How to cultivate employee financial literacy

Written by: Chase Charaba
Originally published on May 5, 2022. Last updated December 29, 2022.

Many Americans aren’t taught financial literacy or planning in school. This has led to an increase in financial illiteracy across the country.

According to Standard Poor’s Global Financial Literacy Survey, only 57% of adults in the United States are financially literate. This lack of financial education and America’s rising personal debt for student loans, car repairs, and medical bills have left many in a bind.

This combination of excessive debt and financial illiteracy can create stress and decrease an employee’s ability to focus on or engage in their work properly.

Employers can help mitigate the consequences of financial illiteracy by providing financial education and guidance and offering employee benefits.

This article will explore how to cultivate employee financial literacy through employee benefits.

What is employee financial literacy?

Financial literacy is the understanding of and the ability to use financial skills such as finance management and budgeting. It encompasses everything related to personal finances and investing, like taking out loans, retirement planning, saving money, and paying bills and other expenses.

Those who are financially illiterate often have a harder time understanding how to save money, plan for retirement, and balance their budget, leading to increased stress and uncertainty.

Employee financial literacy programs, also called financial wellness programs, help teach your employees to make informed decisions about their finances. Your employees can walk away from a financial wellness program with a better understanding of their financial situation, how to manage income and expenses, and how to build their financial security.

Why should you put in the time and effort to introduce financial wellness into your employee benefits package? Improving your employees’ financial literacy can help your organization in several ways, which we’ll explore in the following section.

Why is employee financial literacy important?

Financial literacy can help your employees plan for their future and remove potential stressors and feelings of uncertainty that often carry over into the workplace.

Your employees need to understand how to navigate some of the most significant decisions they’ll make in their lives, such as investing in their retirement and purchasing real estate.

The Federal Reserve found that 25% of Americans have no retirement savings. Fewer than 40% of respondents felt that their retirement was on track, which can be a major stressor on employees.

Financial responsibility for individuals is also increasing. In the past, people would primarily pay for goods with cash. Employers might also have provided a pension plan for retirement, which requires no involvement from the employee. Today, employees need to know how to navigate loans, manage credit card debt, and set up retirement plans such as a 401(k).

What are some of the benefits of improving financial literacy?

Improving employee financial literacy can also have a significant impact on your organization.

Benefits of improving employee financial literacy include:

  • Improved focus and productivity at work
  • Reduced stress, leading to improved wellbeing
  • Less absenteeism
  • Improved employee retention

Many employees admit to being distracted by their finances while at work. According to PwC’s 8th annual Employee Financial Wellness Survey, one-third of employees are distracted by finances at work, with 49% of those employees saying they spend three or more hours at work each week thinking about or dealing with issues related to personal finance.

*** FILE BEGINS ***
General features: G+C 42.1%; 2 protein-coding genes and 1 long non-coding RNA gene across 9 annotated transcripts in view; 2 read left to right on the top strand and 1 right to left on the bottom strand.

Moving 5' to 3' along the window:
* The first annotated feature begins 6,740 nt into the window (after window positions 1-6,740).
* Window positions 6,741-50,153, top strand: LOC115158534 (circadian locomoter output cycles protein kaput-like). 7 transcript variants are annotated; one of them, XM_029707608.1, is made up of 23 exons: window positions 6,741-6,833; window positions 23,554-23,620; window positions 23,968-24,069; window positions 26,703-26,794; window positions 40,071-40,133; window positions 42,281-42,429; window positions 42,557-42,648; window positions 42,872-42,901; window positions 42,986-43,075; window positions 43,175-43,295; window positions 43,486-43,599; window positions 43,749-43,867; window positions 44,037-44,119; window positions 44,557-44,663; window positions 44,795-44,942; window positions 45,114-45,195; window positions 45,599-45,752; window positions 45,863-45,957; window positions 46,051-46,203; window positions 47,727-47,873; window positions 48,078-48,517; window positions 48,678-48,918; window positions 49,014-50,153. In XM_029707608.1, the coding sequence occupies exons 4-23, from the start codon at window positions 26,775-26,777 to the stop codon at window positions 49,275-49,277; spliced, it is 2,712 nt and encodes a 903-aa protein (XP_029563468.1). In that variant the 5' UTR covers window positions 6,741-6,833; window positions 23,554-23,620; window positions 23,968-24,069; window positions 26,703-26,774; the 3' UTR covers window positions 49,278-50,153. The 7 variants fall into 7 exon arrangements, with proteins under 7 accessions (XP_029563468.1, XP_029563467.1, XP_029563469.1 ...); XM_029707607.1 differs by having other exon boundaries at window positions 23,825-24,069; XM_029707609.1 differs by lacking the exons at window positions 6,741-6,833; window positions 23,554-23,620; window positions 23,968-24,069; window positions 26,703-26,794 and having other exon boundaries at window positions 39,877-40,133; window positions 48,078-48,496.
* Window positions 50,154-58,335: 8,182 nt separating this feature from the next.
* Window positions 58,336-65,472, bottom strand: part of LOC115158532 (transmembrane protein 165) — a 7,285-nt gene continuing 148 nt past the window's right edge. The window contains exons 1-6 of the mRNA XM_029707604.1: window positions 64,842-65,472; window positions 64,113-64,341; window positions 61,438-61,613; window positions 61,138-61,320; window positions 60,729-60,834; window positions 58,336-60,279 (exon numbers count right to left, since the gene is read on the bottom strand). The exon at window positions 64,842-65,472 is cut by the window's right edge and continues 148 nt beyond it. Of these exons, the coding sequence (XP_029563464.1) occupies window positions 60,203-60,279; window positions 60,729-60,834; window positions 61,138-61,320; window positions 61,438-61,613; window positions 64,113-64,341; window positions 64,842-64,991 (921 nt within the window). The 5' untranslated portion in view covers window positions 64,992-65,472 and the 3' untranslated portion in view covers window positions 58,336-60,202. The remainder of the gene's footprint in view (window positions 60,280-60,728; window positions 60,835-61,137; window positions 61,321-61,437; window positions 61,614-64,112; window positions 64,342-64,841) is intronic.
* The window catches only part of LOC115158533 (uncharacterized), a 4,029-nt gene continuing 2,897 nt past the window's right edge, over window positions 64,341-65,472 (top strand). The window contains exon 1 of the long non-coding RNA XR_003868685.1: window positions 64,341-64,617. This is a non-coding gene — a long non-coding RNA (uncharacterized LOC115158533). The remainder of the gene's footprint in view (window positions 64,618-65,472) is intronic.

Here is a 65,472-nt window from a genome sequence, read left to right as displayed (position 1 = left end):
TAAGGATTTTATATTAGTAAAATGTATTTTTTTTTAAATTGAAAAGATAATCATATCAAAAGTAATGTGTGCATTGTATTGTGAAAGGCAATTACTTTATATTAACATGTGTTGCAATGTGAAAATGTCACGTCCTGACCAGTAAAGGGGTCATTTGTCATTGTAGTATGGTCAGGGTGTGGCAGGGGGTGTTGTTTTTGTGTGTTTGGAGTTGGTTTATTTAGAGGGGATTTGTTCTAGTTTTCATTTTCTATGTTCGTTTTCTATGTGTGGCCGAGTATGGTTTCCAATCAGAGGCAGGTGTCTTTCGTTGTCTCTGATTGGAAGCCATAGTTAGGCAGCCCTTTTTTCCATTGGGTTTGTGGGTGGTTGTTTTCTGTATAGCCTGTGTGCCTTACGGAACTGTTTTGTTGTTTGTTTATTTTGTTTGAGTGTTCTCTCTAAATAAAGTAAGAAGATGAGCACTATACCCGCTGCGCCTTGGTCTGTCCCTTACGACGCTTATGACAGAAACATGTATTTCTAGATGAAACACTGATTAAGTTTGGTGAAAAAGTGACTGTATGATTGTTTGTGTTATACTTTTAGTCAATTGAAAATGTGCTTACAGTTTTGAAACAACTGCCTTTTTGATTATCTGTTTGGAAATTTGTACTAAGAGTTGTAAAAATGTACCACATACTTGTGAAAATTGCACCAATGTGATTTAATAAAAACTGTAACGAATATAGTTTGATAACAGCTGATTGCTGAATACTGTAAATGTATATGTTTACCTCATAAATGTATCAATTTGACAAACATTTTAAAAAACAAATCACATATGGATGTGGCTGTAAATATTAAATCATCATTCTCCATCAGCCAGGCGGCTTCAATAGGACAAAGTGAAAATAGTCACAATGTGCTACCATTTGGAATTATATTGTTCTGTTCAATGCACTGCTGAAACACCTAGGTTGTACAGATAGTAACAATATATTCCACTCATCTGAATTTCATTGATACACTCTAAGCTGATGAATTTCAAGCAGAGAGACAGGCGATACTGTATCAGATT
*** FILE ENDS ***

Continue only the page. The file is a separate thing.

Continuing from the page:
If you pay your employees the U.S. average wage of $55,628, you could be paying employees $4,173 each year to be distracted by their personal finances.

When employees have a better understanding of how to manage their finances, they can take steps toward improving their situations. When they don’t need to worry about their finances during the day, they’ll be able to focus more on their work, improving overall productivity.

Empowering your employees to improve their personal finances can reduce stress, improve employee well-being, and reduce healthcare costs. Healthy employees are less likely to be absent due to health problems.

When employees deal with challenging financial situations, they are more likely to be absent to deal with them. PwC’s Employee Financial Wellness Survey found that 10% of employees said their financial worries had affected their attendance at work. Helping employees overcome their financial hardships with financial wellness programs and employee benefits can reduce how often employees are absent for financial reasons.

An employee financial wellness program is a crucial employee perk that can affect recruitment and retention. Employees who see the value of your financial wellness program will be more likely to stay at your organization instead of pursuing other opportunities.Are you looking for more employee retention tips? Download our guide for 11 retention strategies!

How to set up an employee financial wellness program

The most effective financial wellness programs are both personal and comprehensive, providing each employee with a complete picture of their particular financial health and support for taking care of short-term and long-term needs.

Such programs should help employees create financial plans and provide tools for managing those plans. Important topics to address with employees include health insurance, budgeting, building an emergency fund, improving credit, and saving for retirement.

Here’s how to set up an employee financial literacy program.

Step 1: Establish goals for your financial wellness program

The first step to a successful financial literacy program is to identify what you want to accomplish with the program.